Thirty years ago, Black Sabbath as a band, an idea, and as a consistent part of heavy metal was all but gone. Starting with Heaven and Hell, the first Black Sabbath album without the original line-up, the band started to go through many odd years. Mob Rules saw the band down to half of the original members. Born Again was most of the band back together, with Ian Gillian on vocals instead of Ozzy or Ronnie.
But by time Seventh Star came out Black Sabbath was down to one original member, Tony Iommi. It stayed that way until Geezer came back in for 1992’s Dehumanizer. The band closed out with 1995’s Forbidden being down to just Iommi, again. Geezer and Iommi in the 18 year gap, played a lot of concerts with Black Sabbath, but no new music was recorded. Then starting in 2007 they worked with Ronnie James Dio and Vinny Appice in Heaven and Hell to record Live from Radio City Music Hall, The Devil You Know and Neon Nights: 30 Years of Heaven & Hell.
You can read more of this 30th anniversary retrospect here.
First things first, if the listener buys into Warner Bros bullshit and expects to hear Black Sabbath when they spin this album, they’re going to be severely disappointed. This is unequivocally Tony Iommi’s debut solo album and it has a hell of a sound. I almost like that it went with a cohesive, singular vocalist as opposed to the trend amongst solo guitarists of featuring a single vocalist per song, which Iommi later tried… on Iommi (Iommi would ultimately settle on a singular vocalist on The 1996 DEP Sessions and Fused).
In ’86 Ozzy Osbourne released The Ultimate Sin and Ronnie James Dio released Intermission. I feel that these are important facts in considering the sound of the time. There are other ’86 albums, but I don’t want to spoil what I’m planning on covering throughout the year.
The Seventh Star lacked not at all in talent. In addition to Iommi, vocal duties were taken up by Deep Purple’s Glenn Hughes, Quartz’s Geoff Nicholls played keyboards and Kiss’s Eric Singer was on drums. There’s also Gordon Copley, who played with Lita Ford, who played bass on the song “No Stranger To Love”. The rest of bassist duties were conducted by Dave Spitz.
The album has gotten mixed reviews throughout its history, which can probably be attributed to a combination of over-saturation of a particular sound and the mistake of judging it as (or worse, against a) Black Sabbath album.
In preparation for writing this piece I joked with a friend that billing this album as “Black Sabbath Featuring Tony Iommi” would be like releasing an album billed as “Slim Shady Featuring Eminem and Marshal Mathers” or “Marilyn Manson Featuring Brian Warner”. I was trying to express my frustration at downbilling a full-time, original, founding member of Black Sabbath to someone who would be featured with a Black Sabbath that otherwise didn’t include a single other original, founding member of Black Sabbath.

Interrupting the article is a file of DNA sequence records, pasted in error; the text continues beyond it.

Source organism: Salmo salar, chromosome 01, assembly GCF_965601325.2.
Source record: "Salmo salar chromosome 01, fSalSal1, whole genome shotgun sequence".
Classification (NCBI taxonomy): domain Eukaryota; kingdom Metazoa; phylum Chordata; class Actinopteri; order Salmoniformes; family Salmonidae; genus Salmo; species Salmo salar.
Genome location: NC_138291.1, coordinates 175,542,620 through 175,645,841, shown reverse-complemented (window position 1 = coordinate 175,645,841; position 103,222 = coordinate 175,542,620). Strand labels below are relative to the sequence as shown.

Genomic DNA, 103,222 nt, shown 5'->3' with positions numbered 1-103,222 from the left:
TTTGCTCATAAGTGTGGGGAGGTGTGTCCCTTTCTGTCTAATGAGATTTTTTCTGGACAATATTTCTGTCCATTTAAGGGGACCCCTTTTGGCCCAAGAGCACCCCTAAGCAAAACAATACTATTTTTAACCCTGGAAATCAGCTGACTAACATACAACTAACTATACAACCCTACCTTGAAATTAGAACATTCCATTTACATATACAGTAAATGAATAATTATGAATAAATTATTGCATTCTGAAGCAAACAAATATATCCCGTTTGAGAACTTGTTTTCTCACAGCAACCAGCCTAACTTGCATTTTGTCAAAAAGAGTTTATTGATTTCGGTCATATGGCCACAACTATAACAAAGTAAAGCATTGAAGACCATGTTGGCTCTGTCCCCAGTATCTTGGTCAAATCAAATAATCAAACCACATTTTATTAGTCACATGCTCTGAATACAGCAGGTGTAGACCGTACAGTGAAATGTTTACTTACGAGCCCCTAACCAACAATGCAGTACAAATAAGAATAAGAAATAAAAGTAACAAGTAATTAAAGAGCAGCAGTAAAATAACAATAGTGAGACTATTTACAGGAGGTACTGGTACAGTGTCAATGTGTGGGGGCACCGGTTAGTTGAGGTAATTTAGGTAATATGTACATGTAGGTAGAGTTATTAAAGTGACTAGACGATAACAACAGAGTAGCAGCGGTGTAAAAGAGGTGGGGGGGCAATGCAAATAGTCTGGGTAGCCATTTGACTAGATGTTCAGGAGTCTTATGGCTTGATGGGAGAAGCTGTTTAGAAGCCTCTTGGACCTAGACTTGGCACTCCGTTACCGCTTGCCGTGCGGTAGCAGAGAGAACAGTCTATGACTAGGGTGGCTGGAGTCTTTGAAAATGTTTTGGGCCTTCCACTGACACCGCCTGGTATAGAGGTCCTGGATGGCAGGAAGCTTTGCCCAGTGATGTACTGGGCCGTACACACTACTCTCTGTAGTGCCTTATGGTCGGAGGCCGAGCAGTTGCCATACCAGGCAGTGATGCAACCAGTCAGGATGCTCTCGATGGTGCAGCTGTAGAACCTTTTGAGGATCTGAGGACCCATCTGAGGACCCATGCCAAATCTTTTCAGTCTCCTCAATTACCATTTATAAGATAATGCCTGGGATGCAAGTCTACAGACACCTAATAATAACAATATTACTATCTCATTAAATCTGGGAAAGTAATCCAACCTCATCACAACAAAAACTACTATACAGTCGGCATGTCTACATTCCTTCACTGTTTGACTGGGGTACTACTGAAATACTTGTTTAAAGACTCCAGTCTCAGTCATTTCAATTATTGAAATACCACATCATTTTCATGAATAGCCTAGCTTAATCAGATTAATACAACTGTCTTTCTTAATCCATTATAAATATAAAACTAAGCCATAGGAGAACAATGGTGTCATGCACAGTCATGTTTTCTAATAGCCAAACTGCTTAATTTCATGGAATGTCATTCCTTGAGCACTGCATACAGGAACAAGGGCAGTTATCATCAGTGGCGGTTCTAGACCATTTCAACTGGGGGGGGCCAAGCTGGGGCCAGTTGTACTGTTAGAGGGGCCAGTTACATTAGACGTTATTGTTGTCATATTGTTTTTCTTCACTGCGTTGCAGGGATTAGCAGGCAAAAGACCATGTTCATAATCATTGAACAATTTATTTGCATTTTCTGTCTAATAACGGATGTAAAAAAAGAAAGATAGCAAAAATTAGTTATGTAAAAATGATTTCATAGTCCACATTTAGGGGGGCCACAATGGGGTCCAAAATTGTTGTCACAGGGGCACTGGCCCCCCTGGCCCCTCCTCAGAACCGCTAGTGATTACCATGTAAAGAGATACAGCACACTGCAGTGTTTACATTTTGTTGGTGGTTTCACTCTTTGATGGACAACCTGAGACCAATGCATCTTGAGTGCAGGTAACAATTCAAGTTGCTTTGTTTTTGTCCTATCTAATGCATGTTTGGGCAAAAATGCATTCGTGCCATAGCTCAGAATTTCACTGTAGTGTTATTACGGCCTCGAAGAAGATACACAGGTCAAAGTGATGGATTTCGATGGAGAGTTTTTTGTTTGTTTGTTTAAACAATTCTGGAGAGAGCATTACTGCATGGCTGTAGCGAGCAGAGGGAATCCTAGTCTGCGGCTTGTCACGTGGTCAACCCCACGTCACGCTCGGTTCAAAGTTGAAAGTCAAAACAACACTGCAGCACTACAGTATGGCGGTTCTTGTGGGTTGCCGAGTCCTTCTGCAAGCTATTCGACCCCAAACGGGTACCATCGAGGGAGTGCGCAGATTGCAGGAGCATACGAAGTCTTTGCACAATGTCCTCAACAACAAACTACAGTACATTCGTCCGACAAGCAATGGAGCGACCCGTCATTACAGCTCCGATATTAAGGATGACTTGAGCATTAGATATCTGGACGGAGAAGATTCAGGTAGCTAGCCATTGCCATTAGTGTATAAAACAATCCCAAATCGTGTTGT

But additionally, Seventh Star doesn’t sound like heavy, chugging, pounding, Doom-Metal-Inspiring Black Sabbath. But, surprisingly, that doesn’t mean it sounds bad. In fact, I enjoyed it.
The album starts out with the track “In For The Kill” which is inarguably classic metal, but which I also feel the need to identify as this kind of proto-power metal, progressive sound. Hughes is going, ‘thro-oh-oh-oh-oooooohne!” and it’s great and it really works. It’s a great opening track and really sets the mood.
“No Stranger to Love” takes the listener in a different direction. It’s pure rock-n-roll love ballad. Get out the lighter and shed a tear or two! It’s songs like this one that really drive home that this should have been an Iommi solo album. No one ever will pick up a Black Sabbath album and expect “No Stranger to Love”. Plenty of people will pick up solo albums from ’86 and be like, “Hell yeah! This is my go-to break up song!”
Almost as soon as we were thrown into “No Stranger to Love”, we’re back to rocking and rolling in “Turn To Stone”.
The “Sphinx” track is nothing but instrumental, atmospheric noise, reminiscent of Pink Floyd, and breaking the listener from the rock ‘n’ roll to plunge them into the grittier title track.
At the end of the day Iommi and Hughes could have done anything. They could have went fully in any direction. Glam/hair metal. Speed/Thrash metal. Death metal, polka or new wave and it would not matter. People would find something they don’t like. Everyone’s a critic. When you’ve done as much work and made as many albums as Iommi and Hughes have, you are going to get criticized – especially with how needy and whiny ‘trve’ and ‘br00tal’ fans are. And if metal-music-makers and metal-heads cared what anyone (especially each other) thought? Well we might not have heavy metal music at all.
So on the 30th anniversary of this lesser-known, lesser-liked Black Sabbath album, maybe turn off the phone and turn off the lights and listen to it while you play you’re favorite video game (I’ll be playing Wolfenstein).
Happy new year motherfuckers!
I rate this album 4/5 lighters in the air.